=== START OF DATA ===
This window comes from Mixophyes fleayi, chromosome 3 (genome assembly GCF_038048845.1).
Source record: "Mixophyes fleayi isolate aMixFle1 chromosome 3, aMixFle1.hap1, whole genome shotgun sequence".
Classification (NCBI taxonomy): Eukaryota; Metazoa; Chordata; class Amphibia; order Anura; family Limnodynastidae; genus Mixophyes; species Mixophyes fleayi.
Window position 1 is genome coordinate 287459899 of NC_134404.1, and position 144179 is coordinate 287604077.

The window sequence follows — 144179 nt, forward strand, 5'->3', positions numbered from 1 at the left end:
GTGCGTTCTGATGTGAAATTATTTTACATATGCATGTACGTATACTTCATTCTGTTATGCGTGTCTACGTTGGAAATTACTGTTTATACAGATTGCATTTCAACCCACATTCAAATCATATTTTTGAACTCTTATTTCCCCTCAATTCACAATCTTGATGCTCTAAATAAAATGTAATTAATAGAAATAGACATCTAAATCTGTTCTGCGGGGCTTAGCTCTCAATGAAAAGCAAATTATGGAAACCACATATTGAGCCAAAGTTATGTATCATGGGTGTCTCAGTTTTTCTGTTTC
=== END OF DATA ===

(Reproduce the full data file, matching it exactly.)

This window comes from Mixophyes fleayi, chromosome 3 (genome assembly GCF_038048845.1).
Source record: "Mixophyes fleayi isolate aMixFle1 chromosome 3, aMixFle1.hap1, whole genome shotgun sequence".
Classification (NCBI taxonomy): Eukaryota; Metazoa; Chordata; class Amphibia; order Anura; family Limnodynastidae; genus Mixophyes; species Mixophyes fleayi.
Window position 1 is genome coordinate 287459899 of NC_134404.1, and position 144179 is coordinate 287604077.

The window sequence follows — 144179 nt, forward strand, 5'->3', positions numbered from 1 at the left end:
GTGCGTTCTGATGTGAAATTATTTTACATATGCATGTACGTATACTTCATTCTGTTATGCGTGTCTACGTTGGAAATTACTGTTTATACAGATTGCATTTCAACCCACATTCAAATCATATTTTTGAACTCTTATTTCCCCTCAATTCACAATCTTGATGCTCTAAATAAAATGTAATTAATAGAAATAGACATCTAAATCTGTTCTGCGGGGCTTAGCTCTCAATGAAAAGCAAATTATGGAAACCACATATTGAGCCAAAGTTATGTATCATGGGTGTCTCAGTTTTTCTGTTTC